FidelityFX Lens 1.0

FidelityFX Lens is a light-weight shader with lens and film effects. Its purpose is to help move effects, such as film and camera effects, which can interfere with the operation of upscalers and sharpeners, which can be sensitive to noise, to after those respective algorithms/passes. It requires no textures and only a few constants that probably already exist in an engine.

Currently, FidelityFX Lens features chromatic aberration, vignette, and film grain effects.

Shading language requirements



This section describes the inputs to FidelityFX Lens 1.0.

Input name Type Notes
Input texture Texture2D A resource containing the source color target rendered thus far, after render passes such as geometry, effects, and upscaling.
Constants Constant buffer A constant buffer with the artistic values chosen for the effects, such as intensity of film grain, vignette, and chromatic aberration.

Integration guidelines

Callback Functions

FidelityFX Lens requires the following callback functions defined ([H] versions if FidelityFX Lens should work with half types):


Samples the red channel from the color input.


Samples the green channel from the color input.


Samples the blue channel from the color input.


Stores the final computed color from Lens into the output color buffer.

Note for the above callback functions: If transversal chromatic aberration is needed, R and B can point to blurred versions of the main texture. Otherwise, all three can refer to the same texture.

Main Function

FfxLens[H] is called in the main function.


void CS(uint LocalThreadID : SV_GroupThreadID,
        uint2 WorkGroupID : SV_GroupID)
    FfxLens(LocalThreadID, WorkGroupID);

Chromatic aberration (CA)

Use the auxilary function FfxLensGetRGMag with the strength of the CA needed to get the Red and Green magnification values.

Call FfxLensSampleWithChromaticAberration with the following parameters to get a sampling of the main color texture properly offset by the chromatic aberration effect:

  • pixel coodinates
  • screen center coord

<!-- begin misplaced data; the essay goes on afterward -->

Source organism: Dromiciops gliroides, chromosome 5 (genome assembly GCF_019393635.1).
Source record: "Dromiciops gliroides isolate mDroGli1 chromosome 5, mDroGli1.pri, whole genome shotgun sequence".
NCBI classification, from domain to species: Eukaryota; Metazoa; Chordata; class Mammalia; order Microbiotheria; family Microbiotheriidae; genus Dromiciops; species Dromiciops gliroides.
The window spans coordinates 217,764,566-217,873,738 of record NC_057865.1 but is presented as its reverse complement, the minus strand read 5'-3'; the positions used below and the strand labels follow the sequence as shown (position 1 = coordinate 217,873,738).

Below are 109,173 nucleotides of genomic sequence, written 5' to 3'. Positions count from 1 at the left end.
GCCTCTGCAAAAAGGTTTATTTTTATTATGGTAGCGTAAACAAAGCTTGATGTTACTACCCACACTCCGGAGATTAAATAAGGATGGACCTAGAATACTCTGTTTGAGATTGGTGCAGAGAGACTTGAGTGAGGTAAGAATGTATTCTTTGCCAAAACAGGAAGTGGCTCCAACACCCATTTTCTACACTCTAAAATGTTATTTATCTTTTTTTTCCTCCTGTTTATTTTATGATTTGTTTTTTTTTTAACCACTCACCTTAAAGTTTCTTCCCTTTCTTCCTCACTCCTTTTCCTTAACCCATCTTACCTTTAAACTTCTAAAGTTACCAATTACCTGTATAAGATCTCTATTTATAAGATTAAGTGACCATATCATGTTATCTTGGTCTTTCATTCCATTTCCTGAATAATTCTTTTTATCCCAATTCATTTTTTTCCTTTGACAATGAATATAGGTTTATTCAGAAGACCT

• red and green magnification values


This function is a simple pixel-in, pixel-out function.

Call FfxLensApplyVignette with the following parameters to write out a new calculated color with the vignette effect applied to it:

  • pixel coordinates
  • screen center coord
  • current calculated color to apply vignette to
  • intensity value

Film grain

Like vignette, this is also a pixel-in, pixel-out function.

Call FfxLensApplyFilmGrain with the following parameters to write out a new calculated color with the film grain effect applied to it:

  • pixel coordinates
  • current calculated color to apply the grain to
  • grain size/scale value
  • grain intensity value

The techniques

Chromatic aberration (CA)

Chromatic aberration has two types that arise when the lens system of a camera either:

  • magnifies each color differently (transverse), or
  • focuses each color differently (axial).

To achieve this effect, we sample each channel at a magnified offset, and optionally from a slightly blurred texture.

To allow for a linear control and a realistic lens, we calculate the degree of magnification of red and green using Cauchy’s equation:

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We chose A and B for K5 glass, a common lens material. The B factor can vary linearly, creating a smooth and physically plausible chromatic aberration effect.


The vignette effect is created by windowing a Cos^4 attenuation function. We chose Cos^4 as it is the physical response of film with angle of light. The controls vary the window size, mimicking the difference in size between the film and the aperture.

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Film grain

Film grain represents the light-sensitive crystals of real film. To mimic the effect, we start with ordered “grains”:

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which are chopped-up with a high quality random number generator (RNG) [PCG-3D]:

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This creates a realistic distribution of grains. The controls vary the size and attenuation factor of the grains to achieve the final desired effect.


[PCG-3D] Hash Functions for GPU Rendering

See also